Haunting Book: The Luminaries, by Eleanor Catton

This month I’m writing another series of book reviews on “haunting books.” I haven’t read that many really good mysteries or thrillers by new authors this year, though I recommend to readers that you try any book by Tana French (see review of In the Woods here) or William Landry (see review of Defending Jacob here). Therefore, my reviews won’t necessarily be of haunting books in the traditional sense. But they are reviews of books that have stuck with me for some reason.

luminaries coverMy first “haunting book” post this year is on The Luminaries, by Eleanor Catton, winner of the Man Booker Prize in 2013. I first heard about The Luminaries last fall, about the time it won the Booker award. It sounded intriguing—a story of New Zealand during its Gold Rush years in the 1860s. I was hard at work drafting my novel about the California Gold Rush in the 1840s. Could The Luminaries offer me any inspiration?

But I was daunted by the 800+ page length of Catton’s novel. My reading time was limited, and I wasn’t sure I wanted to commit to so long a book. When I start a book, I intend to finish it.

I put my name on the hold list for The Luminaries at my local library—both for the hard copy version and for the ebook—and waited. My name came up shortly before Christmas, and I checked it out.

When my son came home for Christmas, I had just started reading the book. He was also reading it for his book club and was further along in the story than I was. He raved about how wonderful the novel was, so I got more serious about plowing through it.

The book starts out conventionally enough. A stranger comes to town on a dark and stormy night and insinuates himself into a suspicious group. It could have been an Agatha Christie mystery. But such was not the case.

I could tell as I read that there was a complicated structure to the book—a structure so complicated it was beyond my abilities to fathom as a reader or a writer. I read that Catton based her novel’s structure on the zodiac and astrological symbols. Each character was designed to represent either one of the twelve zodiac signs or a planet. Supposedly, the characters interact based on the relative movements of the constellations in the heavens, and the decreasing length of the chapters corresponds to the waning of the moon.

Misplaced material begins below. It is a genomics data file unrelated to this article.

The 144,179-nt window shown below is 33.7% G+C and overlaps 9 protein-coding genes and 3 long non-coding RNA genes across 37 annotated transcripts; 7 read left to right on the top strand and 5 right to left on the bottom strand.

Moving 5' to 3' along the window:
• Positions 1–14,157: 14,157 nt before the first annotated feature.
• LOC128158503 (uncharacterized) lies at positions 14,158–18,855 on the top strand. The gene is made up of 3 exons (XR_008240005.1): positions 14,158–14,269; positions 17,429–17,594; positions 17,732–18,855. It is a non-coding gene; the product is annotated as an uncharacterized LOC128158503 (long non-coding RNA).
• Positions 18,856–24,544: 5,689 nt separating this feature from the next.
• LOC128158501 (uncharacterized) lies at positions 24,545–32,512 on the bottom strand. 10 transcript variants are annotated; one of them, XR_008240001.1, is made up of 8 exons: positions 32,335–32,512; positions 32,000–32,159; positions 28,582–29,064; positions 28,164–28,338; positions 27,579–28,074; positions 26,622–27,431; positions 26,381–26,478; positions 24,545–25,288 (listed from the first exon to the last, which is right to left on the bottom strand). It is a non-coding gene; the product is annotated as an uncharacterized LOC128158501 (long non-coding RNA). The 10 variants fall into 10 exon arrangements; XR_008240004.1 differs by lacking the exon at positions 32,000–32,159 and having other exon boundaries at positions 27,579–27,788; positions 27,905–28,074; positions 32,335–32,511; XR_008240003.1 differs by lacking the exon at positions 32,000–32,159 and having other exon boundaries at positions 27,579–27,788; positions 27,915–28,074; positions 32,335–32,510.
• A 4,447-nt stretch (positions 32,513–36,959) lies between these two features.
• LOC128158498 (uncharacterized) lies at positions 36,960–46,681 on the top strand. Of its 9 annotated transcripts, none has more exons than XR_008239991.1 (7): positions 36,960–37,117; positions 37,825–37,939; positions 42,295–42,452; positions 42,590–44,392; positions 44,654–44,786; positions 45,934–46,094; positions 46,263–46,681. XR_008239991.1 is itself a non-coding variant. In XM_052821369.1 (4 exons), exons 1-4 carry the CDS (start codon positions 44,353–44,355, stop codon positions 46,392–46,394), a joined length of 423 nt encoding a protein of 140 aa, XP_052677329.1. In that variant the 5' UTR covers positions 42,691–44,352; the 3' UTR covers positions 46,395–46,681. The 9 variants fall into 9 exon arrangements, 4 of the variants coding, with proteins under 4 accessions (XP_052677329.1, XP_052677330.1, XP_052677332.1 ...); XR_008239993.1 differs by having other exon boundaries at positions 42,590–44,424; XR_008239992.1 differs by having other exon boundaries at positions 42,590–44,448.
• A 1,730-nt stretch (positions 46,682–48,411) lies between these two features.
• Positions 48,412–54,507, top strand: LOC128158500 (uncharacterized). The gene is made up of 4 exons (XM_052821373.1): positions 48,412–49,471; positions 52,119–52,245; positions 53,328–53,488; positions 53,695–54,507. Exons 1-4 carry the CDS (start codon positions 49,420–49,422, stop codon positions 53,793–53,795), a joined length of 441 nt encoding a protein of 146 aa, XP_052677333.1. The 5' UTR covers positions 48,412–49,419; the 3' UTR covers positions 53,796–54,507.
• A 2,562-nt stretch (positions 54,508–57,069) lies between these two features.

I know nothing about astrology (beyond reading my daily horoscope for amusement), and I didn’t understand any links between the characters and the zodiac signs or planets. Even when I read that Te Rau Tauwhare, the Maori native, was linked to Aries, for example, I still didn’t know what to make of it. The star charts for each chapter were meaningless to me.

So I read the book as a murder mystery set in an intriguing time and place. I learned about the Hokitika goldfields in New Zealand in the 1860s, and had a good time doing so.

The prose in the book was lovely. The plot was intriguing. But it started off so dang slow. I like a book—particularly a murder mystery, which The Luminaries is at heart—to move quickly. As has been widely reported, the first chapter in this book is 360+ pages.

The novel is dark, like watching a movie filmed mostly in shadows. The characters are grim and tortured. But I still enjoyed the book. The pace picked up after I got through the grueling first chapter.

It took me a couple of months to read the book, rotating from hard copy to ebook, depending on my library’s check-out demands. At one point, I had to stop for a couple of weeks, when I had to return the copy I had and no other version was available.

A more committed reader would have purchased the book.

Nevertheless, despite the slow trudging that reading The Luminaries required, the novel makes my “haunting book” list for several reasons:

  • My awe at Catton’s ability to structure such a complicated book and still make it a good story. As I said, I could tell something was going on with the book’s structure, though I couldn’t understand it. Nevertheless, it was a good read, despite its length.
  • The Dickensian prose, detailed and lush and often macabre, which painted a picture of unfamiliar lives and times. I’ve read many Victorian novels by Dickens and others. The Luminaries is reminiscent of them in style, but the complex structure of the book takes it out of the Victorian genre.
  • The history, which taught me about New Zealand’s colonial days and the Hokitika goldfields, the harshness of gold digging in the mid-nineteeth century, and the intricacies of English law. Who knew property, inheritance, and shipping laws could be so intriguing?
  • The characters, each compelling in his or her own way, from the opium-addicted prostitute to the cruel sea captain to the devious shipping agent. The large cast of characters presented a microcosm of their time and place. I felt that I came away with a feeling for the many classes of people that flocked to New Zealand to seek their fortunes in gold.
  • The plot, which in the end was simply a good murder mystery, with a romance at its core. It had all the twists and turns that a mystery should have, complete with mistaken identities, illegitimate children, forgeries, stolen gold, and betrayals intended and unintended.

I recommend The Luminaries. But set aside a long period in which to read it. And you might even consider buying it.

What long books have you enjoyed?

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